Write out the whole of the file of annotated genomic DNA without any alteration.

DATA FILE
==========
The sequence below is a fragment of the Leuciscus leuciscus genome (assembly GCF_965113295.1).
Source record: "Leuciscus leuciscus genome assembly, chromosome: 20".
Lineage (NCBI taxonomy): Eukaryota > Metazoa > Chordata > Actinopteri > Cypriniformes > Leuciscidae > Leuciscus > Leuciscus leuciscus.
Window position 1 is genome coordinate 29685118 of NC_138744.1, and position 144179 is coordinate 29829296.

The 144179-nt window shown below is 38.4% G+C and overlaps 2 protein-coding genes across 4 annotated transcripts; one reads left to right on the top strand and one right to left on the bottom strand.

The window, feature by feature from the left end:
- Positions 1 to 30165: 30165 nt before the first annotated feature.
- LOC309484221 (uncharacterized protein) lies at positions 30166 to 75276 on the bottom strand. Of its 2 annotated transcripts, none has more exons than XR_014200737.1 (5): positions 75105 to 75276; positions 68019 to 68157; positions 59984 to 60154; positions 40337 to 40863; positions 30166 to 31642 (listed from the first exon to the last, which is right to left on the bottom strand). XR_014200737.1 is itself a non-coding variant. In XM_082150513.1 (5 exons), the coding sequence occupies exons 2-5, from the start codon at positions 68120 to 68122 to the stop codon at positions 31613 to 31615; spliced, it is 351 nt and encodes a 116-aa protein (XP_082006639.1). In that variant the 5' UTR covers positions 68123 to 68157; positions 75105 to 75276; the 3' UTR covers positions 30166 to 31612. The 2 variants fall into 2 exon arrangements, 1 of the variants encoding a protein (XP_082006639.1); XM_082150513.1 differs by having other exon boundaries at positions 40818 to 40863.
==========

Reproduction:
The sequence below is a fragment of the Leuciscus leuciscus genome (assembly GCF_965113295.1).
Source record: "Leuciscus leuciscus genome assembly, chromosome: 20".
Lineage (NCBI taxonomy): Eukaryota > Metazoa > Chordata > Actinopteri > Cypriniformes > Leuciscidae > Leuciscus > Leuciscus leuciscus.
Window position 1 is genome coordinate 29685118 of NC_138744.1, and position 144179 is coordinate 29829296.

The 144179-nt window shown below is 38.4% G+C and overlaps 2 protein-coding genes across 4 annotated transcripts; one reads left to right on the top strand and one right to left on the bottom strand.

The window, feature by feature from the left end:
- Positions 1 to 30165: 30165 nt before the first annotated feature.
- LOC309484221 (uncharacterized protein) lies at positions 30166 to 75276 on the bottom strand. Of its 2 annotated transcripts, none has more exons than XR_014200737.1 (5): positions 75105 to 75276; positions 68019 to 68157; positions 59984 to 60154; positions 40337 to 40863; positions 30166 to 31642 (listed from the first exon to the last, which is right to left on the bottom strand). XR_014200737.1 is itself a non-coding variant. In XM_082150513.1 (5 exons), the coding sequence occupies exons 2-5, from the start codon at positions 68120 to 68122 to the stop codon at positions 31613 to 31615; spliced, it is 351 nt and encodes a 116-aa protein (XP_082006639.1). In that variant the 5' UTR covers positions 68123 to 68157; positions 75105 to 75276; the 3' UTR covers positions 30166 to 31612. The 2 variants fall into 2 exon arrangements, 1 of the variants encoding a protein (XP_082006639.1); XM_082150513.1 differs by having other exon boundaries at positions 40818 to 40863.